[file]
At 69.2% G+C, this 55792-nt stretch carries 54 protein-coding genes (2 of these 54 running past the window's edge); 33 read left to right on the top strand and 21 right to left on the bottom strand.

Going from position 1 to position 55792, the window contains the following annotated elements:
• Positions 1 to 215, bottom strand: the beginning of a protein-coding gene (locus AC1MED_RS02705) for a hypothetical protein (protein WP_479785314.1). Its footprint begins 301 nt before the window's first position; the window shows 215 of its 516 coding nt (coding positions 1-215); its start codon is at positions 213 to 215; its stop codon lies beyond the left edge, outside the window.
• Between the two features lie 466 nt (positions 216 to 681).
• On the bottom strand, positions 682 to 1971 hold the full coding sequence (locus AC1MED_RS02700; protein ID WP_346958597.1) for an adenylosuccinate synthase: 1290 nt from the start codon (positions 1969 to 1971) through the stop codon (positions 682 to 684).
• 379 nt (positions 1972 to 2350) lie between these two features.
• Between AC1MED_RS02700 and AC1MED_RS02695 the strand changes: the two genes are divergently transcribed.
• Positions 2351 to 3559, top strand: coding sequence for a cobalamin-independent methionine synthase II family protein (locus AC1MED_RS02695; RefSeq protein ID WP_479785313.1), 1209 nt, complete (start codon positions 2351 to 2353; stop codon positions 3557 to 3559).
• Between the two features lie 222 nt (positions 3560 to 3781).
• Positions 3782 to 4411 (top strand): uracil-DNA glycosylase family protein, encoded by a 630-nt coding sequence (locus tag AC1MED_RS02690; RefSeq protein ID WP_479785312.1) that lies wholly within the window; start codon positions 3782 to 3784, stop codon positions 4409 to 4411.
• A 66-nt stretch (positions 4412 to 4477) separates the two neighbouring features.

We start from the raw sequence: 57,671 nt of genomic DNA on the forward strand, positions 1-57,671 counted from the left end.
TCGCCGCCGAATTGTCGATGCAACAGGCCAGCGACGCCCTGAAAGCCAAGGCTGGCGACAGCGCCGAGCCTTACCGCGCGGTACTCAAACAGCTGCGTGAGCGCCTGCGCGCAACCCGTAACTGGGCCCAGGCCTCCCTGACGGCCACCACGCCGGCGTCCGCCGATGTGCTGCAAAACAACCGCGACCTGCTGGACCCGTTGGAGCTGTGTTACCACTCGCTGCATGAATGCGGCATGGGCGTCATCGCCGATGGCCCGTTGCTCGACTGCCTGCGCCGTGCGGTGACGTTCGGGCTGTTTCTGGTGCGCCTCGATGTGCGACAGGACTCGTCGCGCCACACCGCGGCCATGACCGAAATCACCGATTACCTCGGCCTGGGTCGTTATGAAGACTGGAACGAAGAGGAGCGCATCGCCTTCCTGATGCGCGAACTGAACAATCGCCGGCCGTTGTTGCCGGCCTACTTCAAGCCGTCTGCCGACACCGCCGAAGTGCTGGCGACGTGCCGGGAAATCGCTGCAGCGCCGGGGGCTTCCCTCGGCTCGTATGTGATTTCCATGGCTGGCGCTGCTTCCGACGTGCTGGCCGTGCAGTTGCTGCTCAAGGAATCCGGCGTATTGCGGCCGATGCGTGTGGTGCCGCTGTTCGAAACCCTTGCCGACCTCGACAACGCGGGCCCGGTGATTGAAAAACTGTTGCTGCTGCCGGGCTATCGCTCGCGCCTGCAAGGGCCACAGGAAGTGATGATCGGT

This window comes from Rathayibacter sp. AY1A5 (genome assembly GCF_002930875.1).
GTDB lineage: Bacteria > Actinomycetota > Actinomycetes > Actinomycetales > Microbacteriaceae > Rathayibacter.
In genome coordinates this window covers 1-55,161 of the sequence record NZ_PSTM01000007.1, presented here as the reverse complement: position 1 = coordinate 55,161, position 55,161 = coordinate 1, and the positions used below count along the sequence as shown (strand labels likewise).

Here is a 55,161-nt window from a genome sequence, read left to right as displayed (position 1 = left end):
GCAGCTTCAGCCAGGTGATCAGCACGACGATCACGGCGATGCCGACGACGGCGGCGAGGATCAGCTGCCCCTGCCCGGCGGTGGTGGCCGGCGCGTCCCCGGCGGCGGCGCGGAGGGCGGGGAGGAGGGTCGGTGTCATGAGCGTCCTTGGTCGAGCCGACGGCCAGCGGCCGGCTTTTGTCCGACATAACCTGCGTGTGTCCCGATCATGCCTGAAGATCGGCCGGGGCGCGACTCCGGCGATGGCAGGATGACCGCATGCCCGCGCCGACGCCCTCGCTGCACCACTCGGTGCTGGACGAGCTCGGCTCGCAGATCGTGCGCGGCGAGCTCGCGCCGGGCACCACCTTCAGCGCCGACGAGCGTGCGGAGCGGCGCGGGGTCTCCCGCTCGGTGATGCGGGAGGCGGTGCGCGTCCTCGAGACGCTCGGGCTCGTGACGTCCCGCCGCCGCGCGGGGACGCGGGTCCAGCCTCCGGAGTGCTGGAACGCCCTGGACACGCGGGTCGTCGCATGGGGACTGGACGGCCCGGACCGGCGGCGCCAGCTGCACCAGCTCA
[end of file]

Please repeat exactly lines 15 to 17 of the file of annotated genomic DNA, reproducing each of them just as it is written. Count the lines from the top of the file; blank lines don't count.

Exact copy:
GTDB lineage: Bacteria > Actinomycetota > Actinomycetes > Actinomycetales > Microbacteriaceae > Rathayibacter.
In genome coordinates this window covers 1-55,161 of the sequence record NZ_PSTM01000007.1, presented here as the reverse complement: position 1 = coordinate 55,161, position 55,161 = coordinate 1, and the positions used below count along the sequence as shown (strand labels likewise).

Here is a 55,161-nt window from a genome sequence, read left to right as displayed (position 1 = left end):